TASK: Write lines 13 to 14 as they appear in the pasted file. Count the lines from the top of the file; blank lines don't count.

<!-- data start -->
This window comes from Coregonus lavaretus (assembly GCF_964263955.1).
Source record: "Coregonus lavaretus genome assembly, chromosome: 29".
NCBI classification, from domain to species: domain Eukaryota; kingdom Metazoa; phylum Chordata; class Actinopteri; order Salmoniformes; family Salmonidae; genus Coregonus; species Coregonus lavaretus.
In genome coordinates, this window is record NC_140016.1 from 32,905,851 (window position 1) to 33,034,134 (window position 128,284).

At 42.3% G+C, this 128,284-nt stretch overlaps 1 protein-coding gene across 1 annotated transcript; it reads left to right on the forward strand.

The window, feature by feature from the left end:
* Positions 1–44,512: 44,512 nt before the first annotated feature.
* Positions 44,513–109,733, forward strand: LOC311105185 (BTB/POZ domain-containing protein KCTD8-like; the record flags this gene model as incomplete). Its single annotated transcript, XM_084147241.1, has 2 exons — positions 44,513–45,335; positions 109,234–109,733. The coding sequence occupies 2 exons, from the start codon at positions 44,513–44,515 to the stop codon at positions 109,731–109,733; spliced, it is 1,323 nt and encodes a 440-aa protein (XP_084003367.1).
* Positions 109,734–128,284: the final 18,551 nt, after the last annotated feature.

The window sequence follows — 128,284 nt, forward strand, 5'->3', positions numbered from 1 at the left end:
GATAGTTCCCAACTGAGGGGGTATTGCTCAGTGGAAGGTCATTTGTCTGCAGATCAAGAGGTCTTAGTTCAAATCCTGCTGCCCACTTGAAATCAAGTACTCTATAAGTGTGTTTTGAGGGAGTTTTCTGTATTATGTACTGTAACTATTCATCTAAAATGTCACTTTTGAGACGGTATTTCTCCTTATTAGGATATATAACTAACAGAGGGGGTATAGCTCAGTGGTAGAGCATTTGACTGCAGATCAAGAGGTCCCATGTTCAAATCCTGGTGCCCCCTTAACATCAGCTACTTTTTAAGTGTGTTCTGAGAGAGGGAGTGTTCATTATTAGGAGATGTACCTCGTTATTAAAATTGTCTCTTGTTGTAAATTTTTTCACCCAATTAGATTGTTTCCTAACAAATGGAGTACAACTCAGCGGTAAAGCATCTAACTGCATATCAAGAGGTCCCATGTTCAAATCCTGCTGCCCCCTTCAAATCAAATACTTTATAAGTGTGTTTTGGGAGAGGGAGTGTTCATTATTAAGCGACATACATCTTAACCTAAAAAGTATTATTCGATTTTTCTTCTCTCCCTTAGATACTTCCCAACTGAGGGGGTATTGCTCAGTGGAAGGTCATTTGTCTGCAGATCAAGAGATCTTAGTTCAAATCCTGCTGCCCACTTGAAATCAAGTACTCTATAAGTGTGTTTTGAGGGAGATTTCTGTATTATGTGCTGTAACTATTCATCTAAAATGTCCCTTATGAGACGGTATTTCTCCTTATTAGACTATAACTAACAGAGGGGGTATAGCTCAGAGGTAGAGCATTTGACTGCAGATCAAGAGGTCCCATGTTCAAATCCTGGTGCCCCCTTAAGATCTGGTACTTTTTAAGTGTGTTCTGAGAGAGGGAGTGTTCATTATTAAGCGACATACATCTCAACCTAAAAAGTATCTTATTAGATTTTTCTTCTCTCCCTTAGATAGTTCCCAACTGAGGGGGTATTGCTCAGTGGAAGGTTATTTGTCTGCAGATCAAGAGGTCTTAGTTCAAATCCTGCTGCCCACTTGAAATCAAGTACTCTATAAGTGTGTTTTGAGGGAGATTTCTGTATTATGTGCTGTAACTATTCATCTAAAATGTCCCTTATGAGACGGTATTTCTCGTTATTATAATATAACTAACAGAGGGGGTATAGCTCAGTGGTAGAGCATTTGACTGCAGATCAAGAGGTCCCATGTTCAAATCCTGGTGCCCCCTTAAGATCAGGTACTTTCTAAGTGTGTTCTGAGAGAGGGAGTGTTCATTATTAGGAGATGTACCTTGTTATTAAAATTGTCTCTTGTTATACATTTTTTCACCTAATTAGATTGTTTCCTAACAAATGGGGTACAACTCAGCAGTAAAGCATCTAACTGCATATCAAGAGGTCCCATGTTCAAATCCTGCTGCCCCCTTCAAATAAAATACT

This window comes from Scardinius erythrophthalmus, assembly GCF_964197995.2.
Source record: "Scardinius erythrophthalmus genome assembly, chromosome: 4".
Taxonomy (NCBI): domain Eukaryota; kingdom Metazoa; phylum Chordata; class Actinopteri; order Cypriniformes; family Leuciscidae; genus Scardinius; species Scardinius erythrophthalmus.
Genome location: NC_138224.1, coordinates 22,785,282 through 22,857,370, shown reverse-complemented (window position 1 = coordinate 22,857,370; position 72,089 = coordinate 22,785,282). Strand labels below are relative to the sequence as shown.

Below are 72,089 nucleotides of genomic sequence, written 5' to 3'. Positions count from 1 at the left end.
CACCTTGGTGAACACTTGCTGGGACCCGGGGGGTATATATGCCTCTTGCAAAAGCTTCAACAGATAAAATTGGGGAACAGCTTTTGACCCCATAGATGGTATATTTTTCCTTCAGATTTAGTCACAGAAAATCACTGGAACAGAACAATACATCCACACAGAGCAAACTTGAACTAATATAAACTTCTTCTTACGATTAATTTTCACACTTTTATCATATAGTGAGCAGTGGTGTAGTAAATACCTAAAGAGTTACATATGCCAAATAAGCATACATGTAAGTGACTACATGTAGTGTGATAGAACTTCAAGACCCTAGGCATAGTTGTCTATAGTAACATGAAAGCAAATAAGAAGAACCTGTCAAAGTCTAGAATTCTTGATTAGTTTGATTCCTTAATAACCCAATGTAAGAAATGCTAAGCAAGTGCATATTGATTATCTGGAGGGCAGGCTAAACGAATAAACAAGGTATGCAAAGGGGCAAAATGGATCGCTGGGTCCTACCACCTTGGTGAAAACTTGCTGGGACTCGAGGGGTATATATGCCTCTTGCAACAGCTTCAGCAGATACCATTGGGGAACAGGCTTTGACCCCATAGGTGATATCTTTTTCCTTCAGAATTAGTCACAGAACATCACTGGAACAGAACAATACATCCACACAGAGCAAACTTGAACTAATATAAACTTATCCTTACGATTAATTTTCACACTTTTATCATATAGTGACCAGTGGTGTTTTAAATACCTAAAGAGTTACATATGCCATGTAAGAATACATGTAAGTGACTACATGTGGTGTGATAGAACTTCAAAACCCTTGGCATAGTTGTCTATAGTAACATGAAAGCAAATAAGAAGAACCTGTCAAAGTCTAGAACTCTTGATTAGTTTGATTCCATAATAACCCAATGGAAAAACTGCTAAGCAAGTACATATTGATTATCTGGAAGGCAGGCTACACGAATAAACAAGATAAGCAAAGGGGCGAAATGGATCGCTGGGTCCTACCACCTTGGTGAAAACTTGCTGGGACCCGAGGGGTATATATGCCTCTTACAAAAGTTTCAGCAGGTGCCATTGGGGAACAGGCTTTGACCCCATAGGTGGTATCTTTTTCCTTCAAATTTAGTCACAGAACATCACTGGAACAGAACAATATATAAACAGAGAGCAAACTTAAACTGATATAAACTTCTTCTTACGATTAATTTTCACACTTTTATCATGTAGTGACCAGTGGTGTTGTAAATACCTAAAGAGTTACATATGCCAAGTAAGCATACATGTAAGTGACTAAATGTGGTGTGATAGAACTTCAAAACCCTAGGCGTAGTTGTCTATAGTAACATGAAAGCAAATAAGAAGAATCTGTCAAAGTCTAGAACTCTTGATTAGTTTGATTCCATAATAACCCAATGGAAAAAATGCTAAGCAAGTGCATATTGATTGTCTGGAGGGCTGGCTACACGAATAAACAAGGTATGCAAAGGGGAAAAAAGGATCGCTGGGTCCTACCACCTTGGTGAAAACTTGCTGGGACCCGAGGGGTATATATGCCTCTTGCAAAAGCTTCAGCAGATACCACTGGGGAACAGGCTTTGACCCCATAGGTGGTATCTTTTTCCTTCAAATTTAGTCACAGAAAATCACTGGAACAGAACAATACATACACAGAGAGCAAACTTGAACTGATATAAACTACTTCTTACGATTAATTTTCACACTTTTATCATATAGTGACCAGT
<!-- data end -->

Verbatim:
Source record: "Scardinius erythrophthalmus genome assembly, chromosome: 4".
Taxonomy (NCBI): domain Eukaryota; kingdom Metazoa; phylum Chordata; class Actinopteri; order Cypriniformes; family Leuciscidae; genus Scardinius; species Scardinius erythrophthalmus.